Send to

Choose Destination
J Proteome Res. 2017 Jan 6;16(1):319-334. doi: 10.1021/acs.jproteome.6b00051. Epub 2016 Jul 29.

Infections with the Sexually Transmitted Pathogen Nosema apis Trigger an Immune Response in the Seminal Fluid of Honey Bees (Apis mellifera).

Author information

Centre for Integrative Bee Research (CIBER) and ARC Centre of Excellence in Plant Energy Biology and ‡School of Animal Biology, The University of Western Australia , Bayliss Building, Crawley, WA 6009, Australia.


Honey bee (Apis mellifera) males are highly susceptible to infections with the sexually transmitted fungal pathogen Nosema apis. However, they are able to suppress this parasite in the ejaculate using immune molecules in the seminal fluid. We predicted that males respond to infections by altering the seminal fluid proteome to minimize the risk to sexually transmit the parasite to the queen and her colony. We used iTRAQ isotopic labeling to compare seminal fluid proteins from infected and noninfected males and found that N. apis infections resulted in significant abundance changes in 111 of the 260 seminal fluid proteins quantitated. The largest group of proteins with significantly changed abundances consisted of 15 proteins with well-known immune-related functions, which included two significantly more abundant chitinases in the seminal fluid of infected males. Chitinases were previously hypothesized to be involved in honey bee antifungal activity against N. apis. Here we show that infection with N. apis triggers a highly specific immune response in the seminal fluid of honey bee males.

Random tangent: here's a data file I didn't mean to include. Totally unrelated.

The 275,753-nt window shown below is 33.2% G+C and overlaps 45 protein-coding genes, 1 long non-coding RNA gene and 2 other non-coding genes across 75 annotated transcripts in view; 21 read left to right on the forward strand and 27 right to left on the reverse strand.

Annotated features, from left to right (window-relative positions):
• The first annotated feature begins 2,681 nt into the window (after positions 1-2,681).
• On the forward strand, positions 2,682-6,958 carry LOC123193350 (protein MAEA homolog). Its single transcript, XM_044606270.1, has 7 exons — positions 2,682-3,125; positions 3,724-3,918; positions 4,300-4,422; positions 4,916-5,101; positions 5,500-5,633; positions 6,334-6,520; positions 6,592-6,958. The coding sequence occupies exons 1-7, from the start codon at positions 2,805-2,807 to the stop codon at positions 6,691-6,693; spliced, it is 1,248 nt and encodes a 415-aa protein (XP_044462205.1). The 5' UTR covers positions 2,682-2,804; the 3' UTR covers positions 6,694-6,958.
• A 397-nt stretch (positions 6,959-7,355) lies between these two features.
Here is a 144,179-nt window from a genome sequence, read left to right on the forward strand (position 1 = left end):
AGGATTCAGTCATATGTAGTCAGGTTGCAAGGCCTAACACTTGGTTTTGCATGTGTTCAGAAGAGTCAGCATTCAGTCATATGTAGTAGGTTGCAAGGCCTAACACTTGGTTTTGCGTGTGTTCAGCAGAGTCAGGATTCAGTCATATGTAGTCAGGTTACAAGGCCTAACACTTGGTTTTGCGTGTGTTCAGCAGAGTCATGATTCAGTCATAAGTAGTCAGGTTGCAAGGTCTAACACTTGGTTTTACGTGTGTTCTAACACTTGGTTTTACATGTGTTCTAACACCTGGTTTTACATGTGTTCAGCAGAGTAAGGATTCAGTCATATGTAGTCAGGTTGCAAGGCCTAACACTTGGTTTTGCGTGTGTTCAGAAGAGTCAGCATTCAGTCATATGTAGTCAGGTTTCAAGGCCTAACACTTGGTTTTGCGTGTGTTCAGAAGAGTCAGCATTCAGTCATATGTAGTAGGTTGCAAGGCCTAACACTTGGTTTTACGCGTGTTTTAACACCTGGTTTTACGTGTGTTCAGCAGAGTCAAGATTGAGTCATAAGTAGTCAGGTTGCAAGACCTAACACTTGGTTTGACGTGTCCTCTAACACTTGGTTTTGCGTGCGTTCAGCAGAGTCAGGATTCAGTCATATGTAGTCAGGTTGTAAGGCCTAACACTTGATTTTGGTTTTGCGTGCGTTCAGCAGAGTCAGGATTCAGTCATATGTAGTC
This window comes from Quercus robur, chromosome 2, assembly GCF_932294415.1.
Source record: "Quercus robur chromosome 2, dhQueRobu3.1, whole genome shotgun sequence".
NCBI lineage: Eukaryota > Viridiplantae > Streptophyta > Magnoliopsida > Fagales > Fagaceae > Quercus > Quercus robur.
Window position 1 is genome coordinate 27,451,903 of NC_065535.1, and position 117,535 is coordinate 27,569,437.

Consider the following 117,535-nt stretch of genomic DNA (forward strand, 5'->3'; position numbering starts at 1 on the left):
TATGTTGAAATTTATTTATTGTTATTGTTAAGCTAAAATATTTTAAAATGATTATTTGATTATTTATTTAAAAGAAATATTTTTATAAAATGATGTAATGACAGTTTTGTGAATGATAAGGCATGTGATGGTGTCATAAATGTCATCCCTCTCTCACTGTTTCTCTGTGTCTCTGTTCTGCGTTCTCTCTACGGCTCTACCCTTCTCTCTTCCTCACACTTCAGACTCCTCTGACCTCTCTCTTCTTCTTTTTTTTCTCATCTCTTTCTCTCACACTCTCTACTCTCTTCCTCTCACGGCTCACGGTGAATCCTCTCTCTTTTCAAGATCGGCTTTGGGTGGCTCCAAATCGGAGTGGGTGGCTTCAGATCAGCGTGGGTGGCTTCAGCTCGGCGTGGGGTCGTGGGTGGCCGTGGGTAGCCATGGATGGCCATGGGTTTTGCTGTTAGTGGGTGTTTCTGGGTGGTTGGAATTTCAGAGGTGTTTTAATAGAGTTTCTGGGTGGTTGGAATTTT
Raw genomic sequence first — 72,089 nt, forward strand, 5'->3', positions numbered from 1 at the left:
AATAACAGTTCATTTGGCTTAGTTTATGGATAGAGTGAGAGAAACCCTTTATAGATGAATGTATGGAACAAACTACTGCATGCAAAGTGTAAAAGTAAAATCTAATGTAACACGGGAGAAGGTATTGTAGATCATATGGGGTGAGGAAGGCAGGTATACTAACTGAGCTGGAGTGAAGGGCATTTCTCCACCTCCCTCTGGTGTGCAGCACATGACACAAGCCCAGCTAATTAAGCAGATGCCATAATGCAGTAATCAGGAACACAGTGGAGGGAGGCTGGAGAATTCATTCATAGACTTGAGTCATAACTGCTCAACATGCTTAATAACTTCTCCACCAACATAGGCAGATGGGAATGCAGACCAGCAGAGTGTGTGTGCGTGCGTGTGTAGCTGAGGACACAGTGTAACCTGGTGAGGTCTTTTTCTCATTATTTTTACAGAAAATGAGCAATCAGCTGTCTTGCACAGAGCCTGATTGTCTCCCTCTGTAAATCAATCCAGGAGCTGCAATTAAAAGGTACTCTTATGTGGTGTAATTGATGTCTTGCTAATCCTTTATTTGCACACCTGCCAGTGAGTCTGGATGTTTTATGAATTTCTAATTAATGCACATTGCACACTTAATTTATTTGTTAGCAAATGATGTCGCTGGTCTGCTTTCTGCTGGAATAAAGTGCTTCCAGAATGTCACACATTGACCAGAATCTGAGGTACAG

antimicrobial proteins; fertility; host parasite interactions; proteomics; sexually transmitted disease

[Indexed for MEDLINE]
Free full text

Supplemental Content

Full text links

Icon for American Chemical Society Icon for University of Western Australia Profiles and Research Repository
Loading ...
Support Center